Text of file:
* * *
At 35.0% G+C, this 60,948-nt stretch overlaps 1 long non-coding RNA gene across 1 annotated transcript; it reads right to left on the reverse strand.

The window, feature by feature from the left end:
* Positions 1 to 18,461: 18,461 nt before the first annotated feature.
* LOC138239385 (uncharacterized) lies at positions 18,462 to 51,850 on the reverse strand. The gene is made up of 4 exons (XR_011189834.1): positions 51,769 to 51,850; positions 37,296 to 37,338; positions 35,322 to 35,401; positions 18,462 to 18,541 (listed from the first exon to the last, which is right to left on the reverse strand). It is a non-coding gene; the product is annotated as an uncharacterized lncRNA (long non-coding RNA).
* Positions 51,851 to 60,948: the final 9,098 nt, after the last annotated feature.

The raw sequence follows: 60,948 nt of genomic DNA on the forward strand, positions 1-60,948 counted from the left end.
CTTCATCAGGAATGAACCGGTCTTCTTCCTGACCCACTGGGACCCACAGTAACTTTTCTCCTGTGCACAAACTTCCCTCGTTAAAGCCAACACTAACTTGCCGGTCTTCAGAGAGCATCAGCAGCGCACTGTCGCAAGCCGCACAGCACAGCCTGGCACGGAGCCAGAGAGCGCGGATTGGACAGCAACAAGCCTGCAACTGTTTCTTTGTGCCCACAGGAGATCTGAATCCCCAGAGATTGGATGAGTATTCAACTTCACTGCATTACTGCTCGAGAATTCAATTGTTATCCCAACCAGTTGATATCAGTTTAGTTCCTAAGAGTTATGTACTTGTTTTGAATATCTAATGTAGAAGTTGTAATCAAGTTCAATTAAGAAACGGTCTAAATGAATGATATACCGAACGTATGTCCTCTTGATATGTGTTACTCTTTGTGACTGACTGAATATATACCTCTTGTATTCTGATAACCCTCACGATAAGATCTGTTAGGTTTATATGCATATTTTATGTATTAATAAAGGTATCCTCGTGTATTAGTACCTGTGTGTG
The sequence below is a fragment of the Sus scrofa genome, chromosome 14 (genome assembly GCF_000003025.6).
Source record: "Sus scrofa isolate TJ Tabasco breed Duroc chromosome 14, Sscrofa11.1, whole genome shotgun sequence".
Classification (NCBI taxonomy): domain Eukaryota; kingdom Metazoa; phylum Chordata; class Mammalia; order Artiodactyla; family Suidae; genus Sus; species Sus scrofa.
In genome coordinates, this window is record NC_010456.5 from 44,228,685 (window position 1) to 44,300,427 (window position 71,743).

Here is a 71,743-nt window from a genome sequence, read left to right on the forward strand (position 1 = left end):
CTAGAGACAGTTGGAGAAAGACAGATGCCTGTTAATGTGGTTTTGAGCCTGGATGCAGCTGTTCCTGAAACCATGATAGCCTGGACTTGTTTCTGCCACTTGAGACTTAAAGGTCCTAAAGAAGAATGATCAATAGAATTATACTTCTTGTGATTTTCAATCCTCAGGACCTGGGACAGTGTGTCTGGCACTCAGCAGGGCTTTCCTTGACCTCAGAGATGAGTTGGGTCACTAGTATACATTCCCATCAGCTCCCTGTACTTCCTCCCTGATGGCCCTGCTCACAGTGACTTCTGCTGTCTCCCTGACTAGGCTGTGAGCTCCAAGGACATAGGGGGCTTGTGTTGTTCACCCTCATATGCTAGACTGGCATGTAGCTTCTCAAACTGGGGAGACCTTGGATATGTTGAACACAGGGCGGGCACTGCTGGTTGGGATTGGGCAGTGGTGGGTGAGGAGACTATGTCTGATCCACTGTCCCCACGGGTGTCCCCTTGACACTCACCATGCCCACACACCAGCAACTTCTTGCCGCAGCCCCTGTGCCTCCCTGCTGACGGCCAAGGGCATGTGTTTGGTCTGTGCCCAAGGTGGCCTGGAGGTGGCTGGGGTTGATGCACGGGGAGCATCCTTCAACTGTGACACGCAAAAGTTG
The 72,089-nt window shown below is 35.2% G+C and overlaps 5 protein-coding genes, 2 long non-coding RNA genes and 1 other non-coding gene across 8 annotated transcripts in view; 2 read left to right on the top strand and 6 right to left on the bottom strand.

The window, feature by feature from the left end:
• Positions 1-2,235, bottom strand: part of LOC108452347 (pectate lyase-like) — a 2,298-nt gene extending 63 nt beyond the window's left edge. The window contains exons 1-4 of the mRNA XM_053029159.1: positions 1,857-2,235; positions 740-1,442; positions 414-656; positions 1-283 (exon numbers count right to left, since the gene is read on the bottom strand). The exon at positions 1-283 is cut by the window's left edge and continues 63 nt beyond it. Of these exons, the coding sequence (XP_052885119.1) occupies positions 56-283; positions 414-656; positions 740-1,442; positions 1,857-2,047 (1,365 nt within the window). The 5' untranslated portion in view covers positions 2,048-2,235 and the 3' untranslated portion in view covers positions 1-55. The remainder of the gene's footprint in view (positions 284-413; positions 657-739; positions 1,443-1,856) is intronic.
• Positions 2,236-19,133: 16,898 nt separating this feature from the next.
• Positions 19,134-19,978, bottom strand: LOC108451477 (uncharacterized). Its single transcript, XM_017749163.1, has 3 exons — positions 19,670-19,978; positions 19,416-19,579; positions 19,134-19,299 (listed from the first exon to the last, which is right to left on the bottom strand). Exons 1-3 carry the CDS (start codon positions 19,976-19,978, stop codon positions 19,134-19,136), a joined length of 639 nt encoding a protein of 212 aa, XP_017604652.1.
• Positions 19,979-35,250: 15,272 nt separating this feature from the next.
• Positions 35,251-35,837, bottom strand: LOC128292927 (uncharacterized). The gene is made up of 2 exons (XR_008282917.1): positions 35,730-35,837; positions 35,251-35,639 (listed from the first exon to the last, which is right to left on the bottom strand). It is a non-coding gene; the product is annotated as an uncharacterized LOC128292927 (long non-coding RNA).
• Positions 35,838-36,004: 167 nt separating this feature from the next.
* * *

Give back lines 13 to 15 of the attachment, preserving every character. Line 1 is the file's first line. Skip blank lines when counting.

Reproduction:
CTAGAGACAGTTGGAGAAAGACAGATGCCTGTTAATGTGGTTTTGAGCCTGGATGCAGCTGTTCCTGAAACCATGATAGCCTGGACTTGTTTCTGCCACTTGAGACTTAAAGGTCCTAAAGAAGAATGATCAATAGAATTATACTTCTTGTGATTTTCAATCCTCAGGACCTGGGACAGTGTGTCTGGCACTCAGCAGGGCTTTCCTTGACCTCAGAGATGAGTTGGGTCACTAGTATACATTCCCATCAGCTCCCTGTACTTCCTCCCTGATGGCCCTGCTCACAGTGACTTCTGCTGTCTCCCTGACTAGGCTGTGAGCTCCAAGGACATAGGGGGCTTGTGTTGTTCACCCTCATATGCTAGACTGGCATGTAGCTTCTCAAACTGGGGAGACCTTGGATATGTTGAACACAGGGCGGGCACTGCTGGTTGGGATTGGGCAGTGGTGGGTGAGGAGACTATGTCTGATCCACTGTCCCCACGGGTGTCCCCTTGACACTCACCATGCCCACACACCAGCAACTTCTTGCCGCAGCCCCTGTGCCTCCCTGCTGACGGCCAAGGGCATGTGTTTGGTCTGTGCCCAAGGTGGCCTGGAGGTGGCTGGGGTTGATGCACGGGGAGCATCCTTCAACTGTGACACGCAAAAGTTG
The 72,089-nt window shown below is 35.2% G+C and overlaps 5 protein-coding genes, 2 long non-coding RNA genes and 1 other non-coding gene across 8 annotated transcripts in view; 2 read left to right on the top strand and 6 right to left on the bottom strand.

The window, feature by feature from the left end: